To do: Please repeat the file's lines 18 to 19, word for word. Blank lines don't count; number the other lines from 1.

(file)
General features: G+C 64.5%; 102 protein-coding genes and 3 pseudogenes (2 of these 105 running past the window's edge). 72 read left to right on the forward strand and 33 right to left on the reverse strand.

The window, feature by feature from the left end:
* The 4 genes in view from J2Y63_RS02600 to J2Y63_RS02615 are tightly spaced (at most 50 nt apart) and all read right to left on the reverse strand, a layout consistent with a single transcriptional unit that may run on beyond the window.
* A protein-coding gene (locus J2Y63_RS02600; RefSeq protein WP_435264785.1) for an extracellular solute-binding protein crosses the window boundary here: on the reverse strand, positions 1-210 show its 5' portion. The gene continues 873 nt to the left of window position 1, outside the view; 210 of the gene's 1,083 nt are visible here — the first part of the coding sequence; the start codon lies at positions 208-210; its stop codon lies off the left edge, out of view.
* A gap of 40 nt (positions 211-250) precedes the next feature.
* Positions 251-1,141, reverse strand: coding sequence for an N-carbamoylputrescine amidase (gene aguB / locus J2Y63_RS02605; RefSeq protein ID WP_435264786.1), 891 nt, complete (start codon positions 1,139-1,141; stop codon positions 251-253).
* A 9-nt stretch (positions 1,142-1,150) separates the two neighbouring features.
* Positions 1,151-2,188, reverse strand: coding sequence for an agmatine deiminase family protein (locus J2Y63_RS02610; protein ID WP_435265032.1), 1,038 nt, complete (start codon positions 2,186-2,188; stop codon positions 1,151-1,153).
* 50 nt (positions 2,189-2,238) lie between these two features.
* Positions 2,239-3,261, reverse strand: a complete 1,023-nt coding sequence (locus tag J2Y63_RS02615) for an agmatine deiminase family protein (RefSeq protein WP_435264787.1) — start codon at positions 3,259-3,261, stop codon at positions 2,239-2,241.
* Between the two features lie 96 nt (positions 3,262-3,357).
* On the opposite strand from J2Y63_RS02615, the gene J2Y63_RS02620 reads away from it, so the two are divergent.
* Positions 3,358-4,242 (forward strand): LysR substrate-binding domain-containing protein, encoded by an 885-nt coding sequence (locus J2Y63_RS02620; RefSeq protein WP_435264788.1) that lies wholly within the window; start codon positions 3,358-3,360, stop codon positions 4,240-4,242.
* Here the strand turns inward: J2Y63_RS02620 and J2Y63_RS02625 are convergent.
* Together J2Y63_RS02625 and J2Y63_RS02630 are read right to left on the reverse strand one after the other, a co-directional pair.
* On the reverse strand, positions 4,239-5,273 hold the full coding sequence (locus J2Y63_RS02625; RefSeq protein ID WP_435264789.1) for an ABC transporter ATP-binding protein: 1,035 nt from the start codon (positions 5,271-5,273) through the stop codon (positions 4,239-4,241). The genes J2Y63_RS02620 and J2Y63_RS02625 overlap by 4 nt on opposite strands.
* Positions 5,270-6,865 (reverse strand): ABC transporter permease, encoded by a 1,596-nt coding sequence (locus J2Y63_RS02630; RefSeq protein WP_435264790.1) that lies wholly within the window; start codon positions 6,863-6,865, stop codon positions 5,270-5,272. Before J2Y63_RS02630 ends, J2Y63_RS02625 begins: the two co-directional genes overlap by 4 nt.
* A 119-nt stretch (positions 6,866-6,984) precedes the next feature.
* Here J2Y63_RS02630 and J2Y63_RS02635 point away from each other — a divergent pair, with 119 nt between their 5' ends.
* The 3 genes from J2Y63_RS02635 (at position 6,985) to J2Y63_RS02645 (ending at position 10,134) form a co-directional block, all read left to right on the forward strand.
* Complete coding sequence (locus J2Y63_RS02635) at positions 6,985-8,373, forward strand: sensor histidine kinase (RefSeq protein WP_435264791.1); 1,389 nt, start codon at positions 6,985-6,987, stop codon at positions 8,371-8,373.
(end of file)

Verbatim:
* A 119-nt stretch (positions 6,866-6,984) precedes the next feature.
* Here J2Y63_RS02630 and J2Y63_RS02635 point away from each other — a divergent pair, with 119 nt between their 5' ends.